Africa Advocates for Presidents’ Immunity at the United Nations

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Uganda’s Permanent Representative to the United Nations, Mr Adonia Ayebare, has been selected to canvass continent-wide consensus on a proposal to seek advisory opinion from the International Court of Justice (ICJ) about immunity for African presidents.

The choice of Mr Adonia by African diplomats accredited to the UN headquarters in New York follows a January 2018 resolution in Addis Ababa, Ethiopia, by heads of state and government for clarity on immunity in the wake of indictment of sitting African presidents by the International Criminal Court (ICC).

Kenya’s envoy to the UN, Mr Lazarus Ombai Amayo on behalf of the Africa Group, last month asked Secretary General Antonio Guterres to include on the provisional agenda for the 73rd session of the UN General Assembly (UNGA), which starts mid-next month, an item:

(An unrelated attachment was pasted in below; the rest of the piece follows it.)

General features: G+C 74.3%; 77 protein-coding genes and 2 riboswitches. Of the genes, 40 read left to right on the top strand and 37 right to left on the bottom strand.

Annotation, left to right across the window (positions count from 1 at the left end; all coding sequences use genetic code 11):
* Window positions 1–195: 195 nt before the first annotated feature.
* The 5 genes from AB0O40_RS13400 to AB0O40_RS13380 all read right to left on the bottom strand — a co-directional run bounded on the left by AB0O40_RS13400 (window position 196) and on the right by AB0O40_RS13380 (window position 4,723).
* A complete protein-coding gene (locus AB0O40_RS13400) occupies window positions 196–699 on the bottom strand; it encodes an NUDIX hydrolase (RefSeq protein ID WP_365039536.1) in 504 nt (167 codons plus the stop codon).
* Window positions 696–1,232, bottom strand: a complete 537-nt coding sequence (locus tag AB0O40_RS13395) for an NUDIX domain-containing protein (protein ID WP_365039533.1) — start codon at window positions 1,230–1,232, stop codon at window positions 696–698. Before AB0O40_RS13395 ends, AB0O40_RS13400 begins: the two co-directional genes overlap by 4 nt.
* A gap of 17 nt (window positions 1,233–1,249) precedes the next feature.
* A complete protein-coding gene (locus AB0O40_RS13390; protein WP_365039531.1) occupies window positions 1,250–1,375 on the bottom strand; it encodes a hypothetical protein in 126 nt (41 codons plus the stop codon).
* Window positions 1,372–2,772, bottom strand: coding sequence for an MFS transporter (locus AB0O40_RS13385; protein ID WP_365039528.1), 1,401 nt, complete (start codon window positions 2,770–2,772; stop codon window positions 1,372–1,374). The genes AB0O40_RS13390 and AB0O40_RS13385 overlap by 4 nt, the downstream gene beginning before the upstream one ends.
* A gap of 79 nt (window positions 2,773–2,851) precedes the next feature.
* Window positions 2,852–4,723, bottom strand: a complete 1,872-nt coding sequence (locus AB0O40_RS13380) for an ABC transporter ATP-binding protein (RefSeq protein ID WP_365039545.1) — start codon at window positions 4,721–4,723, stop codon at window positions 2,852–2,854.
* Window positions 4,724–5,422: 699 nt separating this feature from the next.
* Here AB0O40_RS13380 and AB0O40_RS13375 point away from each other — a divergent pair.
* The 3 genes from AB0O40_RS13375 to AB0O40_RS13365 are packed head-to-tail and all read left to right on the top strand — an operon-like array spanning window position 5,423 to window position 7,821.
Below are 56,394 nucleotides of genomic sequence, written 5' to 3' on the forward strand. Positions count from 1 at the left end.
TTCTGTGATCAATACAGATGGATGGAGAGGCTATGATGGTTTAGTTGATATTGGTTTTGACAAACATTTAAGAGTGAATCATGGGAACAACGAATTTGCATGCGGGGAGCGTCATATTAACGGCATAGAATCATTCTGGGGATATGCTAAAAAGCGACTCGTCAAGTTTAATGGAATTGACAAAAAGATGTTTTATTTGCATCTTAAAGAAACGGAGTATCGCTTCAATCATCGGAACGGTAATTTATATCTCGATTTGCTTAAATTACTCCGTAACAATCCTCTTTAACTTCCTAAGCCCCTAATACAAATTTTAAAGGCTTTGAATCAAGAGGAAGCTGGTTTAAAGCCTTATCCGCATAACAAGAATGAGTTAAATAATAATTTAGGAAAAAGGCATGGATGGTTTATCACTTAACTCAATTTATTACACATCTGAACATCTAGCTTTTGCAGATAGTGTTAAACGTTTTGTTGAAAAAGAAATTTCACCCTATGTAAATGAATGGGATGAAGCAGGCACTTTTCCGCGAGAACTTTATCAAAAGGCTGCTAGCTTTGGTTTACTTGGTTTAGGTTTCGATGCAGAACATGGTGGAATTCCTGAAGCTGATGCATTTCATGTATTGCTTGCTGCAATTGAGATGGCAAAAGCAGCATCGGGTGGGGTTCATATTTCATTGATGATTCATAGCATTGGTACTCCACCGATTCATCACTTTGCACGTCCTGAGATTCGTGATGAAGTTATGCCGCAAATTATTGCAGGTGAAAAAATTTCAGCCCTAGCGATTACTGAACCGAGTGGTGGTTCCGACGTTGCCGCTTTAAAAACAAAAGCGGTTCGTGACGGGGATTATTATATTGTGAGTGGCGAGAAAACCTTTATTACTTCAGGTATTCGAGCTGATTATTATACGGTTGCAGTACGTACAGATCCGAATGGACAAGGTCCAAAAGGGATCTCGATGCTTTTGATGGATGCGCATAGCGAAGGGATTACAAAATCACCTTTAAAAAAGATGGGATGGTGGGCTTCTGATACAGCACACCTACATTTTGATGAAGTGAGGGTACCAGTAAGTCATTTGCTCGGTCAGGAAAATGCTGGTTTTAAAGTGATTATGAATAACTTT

“Request for an advisory opinion from the International Court of Justice on the consequences on states’ legal obligations, taking into account UN resolutions and the Rome Statute, with respect to immunities.”

The ICJ is the world body’s principal judicial organ. Africans are seeking its position following conflicting opinions by ICC Pre-Trial ChMrer II judges on whether or not incumbent presidents should be exempted from trial on the basis of immunity accorded to them by virtue of their offices.

They also cite the disparate interpretations and provisions on immunity for heads of state and governments under the UN Charter, the Rome Statute, customary international law and internal legislations.

Mr Ayebare stated that the request has already been added onto the agenda of the upcoming United Nations General Assembly (UNGA) session.

“By seeking the advisory opinion in the exercise of its powers under the UN charter, the General Assembly will be able to bring a lasting resolution to a long dispute of immunities and conflicting obligations of states under international law,” the draft explanatory memorandum accompanying the agenda item proposal reads in part.

Two-thirds of the 193 UN member states will have to endorse the request for the General Assembly to refer it to the ICJ.